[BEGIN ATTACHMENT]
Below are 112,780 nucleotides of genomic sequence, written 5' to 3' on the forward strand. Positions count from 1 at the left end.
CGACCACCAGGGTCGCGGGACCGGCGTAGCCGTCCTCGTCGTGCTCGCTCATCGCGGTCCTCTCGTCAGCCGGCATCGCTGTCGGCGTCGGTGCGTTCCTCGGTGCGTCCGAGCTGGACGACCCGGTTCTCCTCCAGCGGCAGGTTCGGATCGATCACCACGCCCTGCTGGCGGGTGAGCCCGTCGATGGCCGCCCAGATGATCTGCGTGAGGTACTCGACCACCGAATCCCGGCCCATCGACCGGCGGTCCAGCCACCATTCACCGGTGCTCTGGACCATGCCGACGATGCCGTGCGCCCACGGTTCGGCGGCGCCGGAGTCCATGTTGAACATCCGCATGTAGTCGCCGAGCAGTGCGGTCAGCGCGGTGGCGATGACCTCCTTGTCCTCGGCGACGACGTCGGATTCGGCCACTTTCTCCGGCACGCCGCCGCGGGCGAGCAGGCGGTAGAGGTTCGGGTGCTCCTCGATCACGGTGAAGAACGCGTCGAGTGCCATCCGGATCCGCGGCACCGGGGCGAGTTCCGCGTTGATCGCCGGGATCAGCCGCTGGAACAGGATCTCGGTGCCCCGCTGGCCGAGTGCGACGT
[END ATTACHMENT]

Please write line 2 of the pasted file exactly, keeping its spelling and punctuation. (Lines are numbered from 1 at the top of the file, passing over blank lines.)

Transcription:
CGACCACCAGGGTCGCGGGACCGGCGTAGCCGTCCTCGTCGTGCTCGCTCATCGCGGTCCTCTCGTCAGCCGGCATCGCTGTCGGCGTCGGTGCGTTCCTCGGTGCGTCCGAGCTGGACGACCCGGTTCTCCTCCAGCGGCAGGTTCGGATCGATCACCACGCCCTGCTGGCGGGTGAGCCCGTCGATGGCCGCCCAGATGATCTGCGTGAGGTACTCGACCACCGAATCCCGGCCCATCGACCGGCGGTCCAGCCACCATTCACCGGTGCTCTGGACCATGCCGACGATGCCGTGCGCCCACGGTTCGGCGGCGCCGGAGTCCATGTTGAACATCCGCATGTAGTCGCCGAGCAGTGCGGTCAGCGCGGTGGCGATGACCTCCTTGTCCTCGGCGACGACGTCGGATTCGGCCACTTTCTCCGGCACGCCGCCGCGGGCGAGCAGGCGGTAGAGGTTCGGGTGCTCCTCGATCACGGTGAAGAACGCGTCGAGTGCCATCCGGATCCGCGGCACCGGGGCGAGTTCCGCGTTGATCGCCGGGATCAGCCGCTGGAACAGGATCTCGGTGCCCCGCTGGCCGAGTGCGACGT